Idaho joins growing list of states working to ban Critical Race Theory
Brendan Boucher | The Post Millennial
House Bill 377 passed in the Idaho House to ban subjects like “collective guilt” and race essentialism from being taught and promoted in publicly funded schools in the state. The move places Idaho among one of the first states to reject the Biden administration’s push for Critical Race Theory.
The Idaho State House passed HB 377 with a vote of 57 to 12, which seeks to ban Critical Race Theory from being taught at Idaho public schools. The House passed the bill as it warned, “the federal government is working to take over Idaho curriculum.”
The bill specifically bans the teaching of any of 3 set ideas that the bill claims are often found in critical race theory:
That any sex, race, ethnicity, religion, colour, or national origin is inherently superior or inferior.
That individuals should be adversely treated on the basis of their sex, race, ethnicity, religion, colour, or national origin.
That individuals, by virtue of sex, race, ethnicity, religion, colour, or national origin, are inherently responsible for actions committed in the past by other members of the same sex, race, ethnicity, religion, colour, or national origin.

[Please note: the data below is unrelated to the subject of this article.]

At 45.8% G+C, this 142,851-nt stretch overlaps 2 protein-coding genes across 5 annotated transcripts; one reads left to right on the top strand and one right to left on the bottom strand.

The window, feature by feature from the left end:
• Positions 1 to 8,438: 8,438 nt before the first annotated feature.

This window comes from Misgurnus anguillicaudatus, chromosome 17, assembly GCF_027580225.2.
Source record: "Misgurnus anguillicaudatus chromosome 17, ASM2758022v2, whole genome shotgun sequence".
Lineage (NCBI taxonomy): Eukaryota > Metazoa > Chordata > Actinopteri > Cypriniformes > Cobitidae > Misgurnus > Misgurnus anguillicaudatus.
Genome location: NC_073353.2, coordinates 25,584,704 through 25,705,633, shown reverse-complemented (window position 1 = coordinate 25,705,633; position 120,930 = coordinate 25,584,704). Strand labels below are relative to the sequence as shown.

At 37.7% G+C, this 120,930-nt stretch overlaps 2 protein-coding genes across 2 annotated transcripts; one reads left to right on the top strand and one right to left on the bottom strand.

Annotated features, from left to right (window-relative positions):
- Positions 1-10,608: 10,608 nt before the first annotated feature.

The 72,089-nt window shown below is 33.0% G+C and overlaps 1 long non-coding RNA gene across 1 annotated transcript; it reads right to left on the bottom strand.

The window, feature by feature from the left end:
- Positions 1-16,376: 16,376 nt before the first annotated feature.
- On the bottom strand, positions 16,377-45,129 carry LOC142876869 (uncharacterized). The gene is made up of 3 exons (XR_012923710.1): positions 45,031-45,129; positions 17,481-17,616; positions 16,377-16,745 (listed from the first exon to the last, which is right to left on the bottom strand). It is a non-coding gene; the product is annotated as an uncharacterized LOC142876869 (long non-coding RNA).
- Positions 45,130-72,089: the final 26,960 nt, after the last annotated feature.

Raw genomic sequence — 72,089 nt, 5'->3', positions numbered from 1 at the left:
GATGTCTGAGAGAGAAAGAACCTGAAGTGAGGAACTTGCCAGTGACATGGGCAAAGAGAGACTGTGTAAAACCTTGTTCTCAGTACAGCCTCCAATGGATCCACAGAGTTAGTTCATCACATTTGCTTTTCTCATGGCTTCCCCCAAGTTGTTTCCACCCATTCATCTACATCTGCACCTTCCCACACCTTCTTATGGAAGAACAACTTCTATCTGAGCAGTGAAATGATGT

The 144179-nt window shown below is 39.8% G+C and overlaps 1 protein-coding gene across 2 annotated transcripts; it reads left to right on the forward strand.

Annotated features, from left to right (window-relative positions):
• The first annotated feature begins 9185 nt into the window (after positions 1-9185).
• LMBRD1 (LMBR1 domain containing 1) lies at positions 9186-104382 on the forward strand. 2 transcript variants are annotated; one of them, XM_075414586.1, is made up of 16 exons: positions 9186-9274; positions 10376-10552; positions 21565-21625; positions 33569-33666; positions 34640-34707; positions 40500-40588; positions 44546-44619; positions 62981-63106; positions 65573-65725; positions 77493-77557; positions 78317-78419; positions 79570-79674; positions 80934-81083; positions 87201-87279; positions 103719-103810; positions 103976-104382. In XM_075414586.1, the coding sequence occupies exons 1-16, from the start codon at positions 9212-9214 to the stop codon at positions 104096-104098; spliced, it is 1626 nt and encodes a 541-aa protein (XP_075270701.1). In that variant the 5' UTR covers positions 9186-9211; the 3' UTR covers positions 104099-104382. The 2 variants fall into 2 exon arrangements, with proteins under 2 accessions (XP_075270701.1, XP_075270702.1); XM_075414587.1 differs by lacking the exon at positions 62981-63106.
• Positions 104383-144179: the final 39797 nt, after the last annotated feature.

Critical Race Theory dates back to the 1970’s and is the driving force behind many “progressive” race politics and initiatives. Key players in critical race theory in the past few years include Nikole Hannah-Jones of the 1619 Project, Robin DiAngelo of White Fragility and Ibram X. Kendi of How to Be an Antiracist.
Some of the things the Idaho bill seeks to ban have been implemented in other states.
Seattle cited critical race theory in creating racial segregation some public buildings and city employee training. “Collective guilt” refers to books like White Fragility that declares that all people with white skin are racist and co-conspirators in a racist system of oppression and patriarchy. Race Essentialism refers to the Black Lives Matter (and others) assertion that the most important factor in how someone sees the world is the color of their skin.
Jordan Peterson in a lecture at the University of British Columbia Free Speech Club called those who push the theory “wrong, murderous and genocidal” and called the adaptation of Critical Race Theory “historical ignorance and philosophical sleight of hand”.